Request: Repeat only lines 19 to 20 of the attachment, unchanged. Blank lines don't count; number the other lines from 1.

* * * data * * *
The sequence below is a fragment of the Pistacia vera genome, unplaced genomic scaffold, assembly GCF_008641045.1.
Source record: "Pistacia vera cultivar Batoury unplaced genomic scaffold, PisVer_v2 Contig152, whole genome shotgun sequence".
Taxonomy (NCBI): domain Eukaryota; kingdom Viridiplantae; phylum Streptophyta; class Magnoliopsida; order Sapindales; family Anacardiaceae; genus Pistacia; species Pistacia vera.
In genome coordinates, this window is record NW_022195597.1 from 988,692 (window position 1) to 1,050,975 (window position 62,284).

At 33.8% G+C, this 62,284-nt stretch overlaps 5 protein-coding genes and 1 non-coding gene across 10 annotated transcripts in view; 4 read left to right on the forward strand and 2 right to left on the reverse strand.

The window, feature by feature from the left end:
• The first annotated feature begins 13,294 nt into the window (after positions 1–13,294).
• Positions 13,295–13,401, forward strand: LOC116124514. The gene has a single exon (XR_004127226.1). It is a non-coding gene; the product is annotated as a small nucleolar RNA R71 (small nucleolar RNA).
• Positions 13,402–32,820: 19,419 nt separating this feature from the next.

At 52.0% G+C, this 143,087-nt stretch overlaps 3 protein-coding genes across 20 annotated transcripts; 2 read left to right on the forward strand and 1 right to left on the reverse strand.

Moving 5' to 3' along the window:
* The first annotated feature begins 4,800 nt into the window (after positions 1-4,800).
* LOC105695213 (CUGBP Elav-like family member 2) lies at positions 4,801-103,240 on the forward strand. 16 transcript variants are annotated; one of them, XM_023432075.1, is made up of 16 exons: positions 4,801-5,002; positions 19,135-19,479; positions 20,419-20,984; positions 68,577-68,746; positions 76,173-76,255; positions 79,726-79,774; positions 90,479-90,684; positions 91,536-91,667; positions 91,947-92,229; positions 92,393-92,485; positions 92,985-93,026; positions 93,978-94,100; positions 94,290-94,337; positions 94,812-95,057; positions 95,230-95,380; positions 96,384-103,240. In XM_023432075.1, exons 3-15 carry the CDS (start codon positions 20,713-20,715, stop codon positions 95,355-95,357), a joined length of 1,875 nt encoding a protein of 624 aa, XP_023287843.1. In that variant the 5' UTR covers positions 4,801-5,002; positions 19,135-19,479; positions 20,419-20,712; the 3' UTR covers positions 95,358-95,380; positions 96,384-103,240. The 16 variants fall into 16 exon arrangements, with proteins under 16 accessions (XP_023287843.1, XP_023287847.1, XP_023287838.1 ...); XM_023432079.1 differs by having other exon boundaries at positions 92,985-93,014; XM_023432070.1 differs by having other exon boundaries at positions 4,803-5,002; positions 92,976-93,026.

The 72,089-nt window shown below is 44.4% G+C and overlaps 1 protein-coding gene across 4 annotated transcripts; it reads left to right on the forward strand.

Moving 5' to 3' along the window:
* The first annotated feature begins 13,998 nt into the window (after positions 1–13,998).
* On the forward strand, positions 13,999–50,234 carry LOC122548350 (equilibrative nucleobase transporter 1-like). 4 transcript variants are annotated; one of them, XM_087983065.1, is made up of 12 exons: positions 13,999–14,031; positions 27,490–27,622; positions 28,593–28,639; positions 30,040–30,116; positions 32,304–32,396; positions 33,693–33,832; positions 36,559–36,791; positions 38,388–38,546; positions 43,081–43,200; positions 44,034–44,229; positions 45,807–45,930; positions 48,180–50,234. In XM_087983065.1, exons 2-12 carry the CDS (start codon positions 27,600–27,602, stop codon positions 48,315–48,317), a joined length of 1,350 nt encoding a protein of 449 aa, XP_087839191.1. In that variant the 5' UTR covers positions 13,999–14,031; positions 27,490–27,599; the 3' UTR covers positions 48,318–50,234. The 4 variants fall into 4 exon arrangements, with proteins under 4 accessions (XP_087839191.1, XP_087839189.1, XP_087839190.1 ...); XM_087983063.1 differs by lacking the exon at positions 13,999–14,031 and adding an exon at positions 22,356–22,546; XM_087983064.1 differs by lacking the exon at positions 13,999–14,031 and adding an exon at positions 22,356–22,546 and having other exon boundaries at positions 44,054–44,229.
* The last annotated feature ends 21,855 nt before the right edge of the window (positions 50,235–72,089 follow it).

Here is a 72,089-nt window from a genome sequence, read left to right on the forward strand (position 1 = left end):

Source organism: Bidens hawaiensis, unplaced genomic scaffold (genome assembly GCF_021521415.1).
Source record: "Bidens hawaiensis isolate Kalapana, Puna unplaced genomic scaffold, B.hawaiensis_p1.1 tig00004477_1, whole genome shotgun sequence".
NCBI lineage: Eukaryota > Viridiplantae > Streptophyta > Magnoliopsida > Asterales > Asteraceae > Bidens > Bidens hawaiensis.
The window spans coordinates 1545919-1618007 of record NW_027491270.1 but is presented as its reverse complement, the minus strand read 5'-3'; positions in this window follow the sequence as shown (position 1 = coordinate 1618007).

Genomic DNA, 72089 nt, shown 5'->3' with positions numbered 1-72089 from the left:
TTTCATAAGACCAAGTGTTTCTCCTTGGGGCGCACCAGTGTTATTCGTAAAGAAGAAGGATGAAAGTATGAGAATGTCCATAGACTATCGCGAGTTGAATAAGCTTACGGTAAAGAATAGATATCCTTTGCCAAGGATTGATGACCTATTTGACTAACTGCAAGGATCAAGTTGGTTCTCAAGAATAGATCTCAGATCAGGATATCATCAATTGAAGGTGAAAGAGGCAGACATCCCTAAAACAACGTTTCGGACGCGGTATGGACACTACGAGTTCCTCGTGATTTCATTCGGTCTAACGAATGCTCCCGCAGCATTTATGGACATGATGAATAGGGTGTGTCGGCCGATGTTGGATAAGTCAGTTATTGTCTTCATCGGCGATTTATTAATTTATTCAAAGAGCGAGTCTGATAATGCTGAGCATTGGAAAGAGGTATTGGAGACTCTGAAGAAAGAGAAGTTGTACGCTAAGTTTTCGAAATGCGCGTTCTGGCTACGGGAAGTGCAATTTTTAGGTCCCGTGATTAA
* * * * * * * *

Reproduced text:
Here is a 72,089-nt window from a genome sequence, read left to right on the forward strand (position 1 = left end):

Source organism: Bidens hawaiensis, unplaced genomic scaffold (genome assembly GCF_021521415.1).